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r4e

Member Since 16 Jan 2011
Offline Last Active Yesterday, 03:44 AM
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Posts I've Made

In Topic: DIY rebuild

07 January 2015 - 04:30 AM

I have some own experience of doing overhauls "semi-professionally". Considering the hours required vs a reasonable price for the overhaul, this is more in order to support my local (european) clientele than actually earning anything.

 

Whilst pondering whether to do a full overhaul yourself or not, consider:

- how good you are at fine mechanics

- that you should be prepared to use several hours, or more, on the overhaul

- that it is wiser to document the bits and pieces before you tear them down

- that different housing models (even under same brand) vary in internal complexity

- that although most parts are relatively straight forward, some might be surprising difficult to reassemble in close quarters

- that at the middle of the overhaul you might realize you need an additional tool or spare part, thus leaving the project on the bench for a while

- that eventhough all the sealing surfaces and shafts might be clean, there might be corrosion elsewhere, e.g. preventing removing a knob or an external lever

- that despite best efforts the newly reconstructed housing might develop a minor leak that might be difficult to locate

- that after reassembly some of the controls might become stiff/jam at depth depending on a number of factors and that you'll need to analyze and solve the problem(s)

 

The points above originate from actual cases, i.e. this is not a service sales pitch.

 

Finally, you wouldn't believe how much peace of mind you get by performing a proper hydrotest to the rated depth.


In Topic: Deep spring kit installed

04 January 2015 - 12:44 AM

I hope you noticed that the buttons have shafts of different length. Thus it is quite important to make notes of which button belonged where, especially if you washed them altogether. For example, some of the Aquatica housings have a series of top buttons each being slightly longer than the others.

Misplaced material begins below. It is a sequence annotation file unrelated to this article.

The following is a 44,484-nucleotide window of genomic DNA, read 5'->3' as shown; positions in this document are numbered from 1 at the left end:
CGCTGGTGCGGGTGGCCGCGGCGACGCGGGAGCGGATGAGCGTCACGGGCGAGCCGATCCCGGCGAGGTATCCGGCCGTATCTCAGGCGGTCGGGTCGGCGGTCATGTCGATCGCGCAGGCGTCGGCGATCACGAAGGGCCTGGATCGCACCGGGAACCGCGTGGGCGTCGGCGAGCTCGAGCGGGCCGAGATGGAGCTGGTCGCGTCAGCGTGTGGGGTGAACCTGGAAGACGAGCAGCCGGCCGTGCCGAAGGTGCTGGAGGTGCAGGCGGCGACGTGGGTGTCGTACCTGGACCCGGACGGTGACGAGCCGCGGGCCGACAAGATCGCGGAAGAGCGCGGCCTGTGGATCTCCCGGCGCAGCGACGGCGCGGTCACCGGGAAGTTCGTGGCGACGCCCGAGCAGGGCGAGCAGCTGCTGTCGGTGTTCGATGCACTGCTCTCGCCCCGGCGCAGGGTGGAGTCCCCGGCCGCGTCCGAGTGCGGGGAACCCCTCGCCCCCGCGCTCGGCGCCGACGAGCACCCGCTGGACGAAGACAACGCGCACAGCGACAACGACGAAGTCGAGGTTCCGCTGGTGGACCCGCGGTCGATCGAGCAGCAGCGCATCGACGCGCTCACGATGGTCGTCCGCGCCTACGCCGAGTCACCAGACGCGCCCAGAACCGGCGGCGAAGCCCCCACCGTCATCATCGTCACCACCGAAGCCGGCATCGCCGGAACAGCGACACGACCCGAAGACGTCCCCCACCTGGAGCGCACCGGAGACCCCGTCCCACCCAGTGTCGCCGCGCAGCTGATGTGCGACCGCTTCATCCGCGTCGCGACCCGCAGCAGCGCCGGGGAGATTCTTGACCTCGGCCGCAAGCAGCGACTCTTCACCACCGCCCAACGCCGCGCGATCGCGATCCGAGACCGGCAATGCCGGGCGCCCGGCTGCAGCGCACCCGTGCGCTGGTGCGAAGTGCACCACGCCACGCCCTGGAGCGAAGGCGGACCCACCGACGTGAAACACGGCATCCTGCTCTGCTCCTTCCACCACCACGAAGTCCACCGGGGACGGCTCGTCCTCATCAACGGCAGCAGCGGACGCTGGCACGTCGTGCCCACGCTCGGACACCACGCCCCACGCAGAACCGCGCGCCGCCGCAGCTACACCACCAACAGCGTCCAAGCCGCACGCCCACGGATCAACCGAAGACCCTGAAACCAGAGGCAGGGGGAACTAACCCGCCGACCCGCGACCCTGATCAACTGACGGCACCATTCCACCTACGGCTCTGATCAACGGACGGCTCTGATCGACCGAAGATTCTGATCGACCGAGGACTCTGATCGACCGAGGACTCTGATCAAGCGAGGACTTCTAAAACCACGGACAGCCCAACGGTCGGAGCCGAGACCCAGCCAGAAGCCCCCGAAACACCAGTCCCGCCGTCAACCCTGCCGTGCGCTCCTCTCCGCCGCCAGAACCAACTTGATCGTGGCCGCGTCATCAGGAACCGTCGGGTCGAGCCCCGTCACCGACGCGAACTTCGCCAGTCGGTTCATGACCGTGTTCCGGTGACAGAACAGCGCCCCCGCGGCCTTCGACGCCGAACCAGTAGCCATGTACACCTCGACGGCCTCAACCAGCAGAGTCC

For buttons not quite reaching the corresponding camera button, please note that you can "fine tune" the buttons by utilizing some of the old button O-rings. Just place one (or two) beneath the rubber cap at the end of the button shaft (but above the C-clip holding the button in place).

 

However, if you have buttons sticking at depths greater than 60m, you might want to contact Aquatica directly.


In Topic: GoPro/still camera combo?

02 January 2015 - 04:48 AM

I have done something similar by attaching a GoPro on my Aquatica housings for Canon 5D III and Sony MC50E eventhough I use the main camera for shooting video!

 

Benefits:

- The GoPro has a slightly wider angle of view so occasionally there might be better composition

- Whilst shooting continuously with GoPro, one might catch an event that otherwise might have been missed with the main camera

- I can film myself. For example in caves and wreck corridors you can get additional continuity and variety this way

- It is easier to take sneaky sideviews of accompanying divers

- The GoPro footage acts as additional insurance in case I manage to have a mishap focusing the main camera (see further below)

 

Drawbacks:

- One additional u/w casing to take care of. The GoPro is actually so cheap, that it is easy to become a bit complacent with it. I flooded one due to my own error

- The GoPro always runs out of battery before end of dive. My typical dive is 90-100 minutes in cold water.

- The image quality is not very good in low light and consequently the additional GoPro footage is rarely used

- Hundreds of GB of additional storage requirement.

- The hassle of charging additional batteries

 

Due to these drawbacks, I eventually gave up shooting with the add-on GoPro.

 

However, recently I really regretted this when I was the video shooter for an unknown submarine and I managed to shoot almost all of the footage slightly out of focus!


In Topic: Aquatica D7000 Housing issues with new camera

28 December 2014 - 06:27 AM

If you forgot to remove the rubber eyecup from the camera before installing the camera into the housing, you would get similar symptoms...


In Topic: Fluid video tripod head

21 November 2014 - 12:20 AM

I have a Manfrotto 516 videohead plus a Manfrotto 161MK2B tripod for interactive use plus a number of smaller Manfrotto tripods for static cameras. I have not compared this against other models so I cannot say if it is "best", but, it has worked for me when needed. However, I dive mainly in waters that either have silty bottoms/ship decks or virtually no bottoms at all. Thus it is quite rare for me to haul this big rig with me. Considering the silt I cannot let my fin touch the bottom or ship deck. Consequently the fluid drag of the video head has to be set at a small value to enable panning/tilting the head whilst you are floating behind it.

 

Due to the above, I prefer to take a small tripod with me for opportunistic dives. The small tripod gives slightly more weight and inertia even when using the camera whilst swimming freely in water. Please notice that the TLC T/S head does not have dampening fluid in it and it is meant to be mounted on arms with 1" balls, i.e. not on a regular topside tripod.

 

Only for carefully preplanned shots would I consider to take a proper video tripod with me. The sea water here is far less salty than in the Atlantic, so rinsing with fresh water has been sufficient and I have not bothered to check the inside of the head.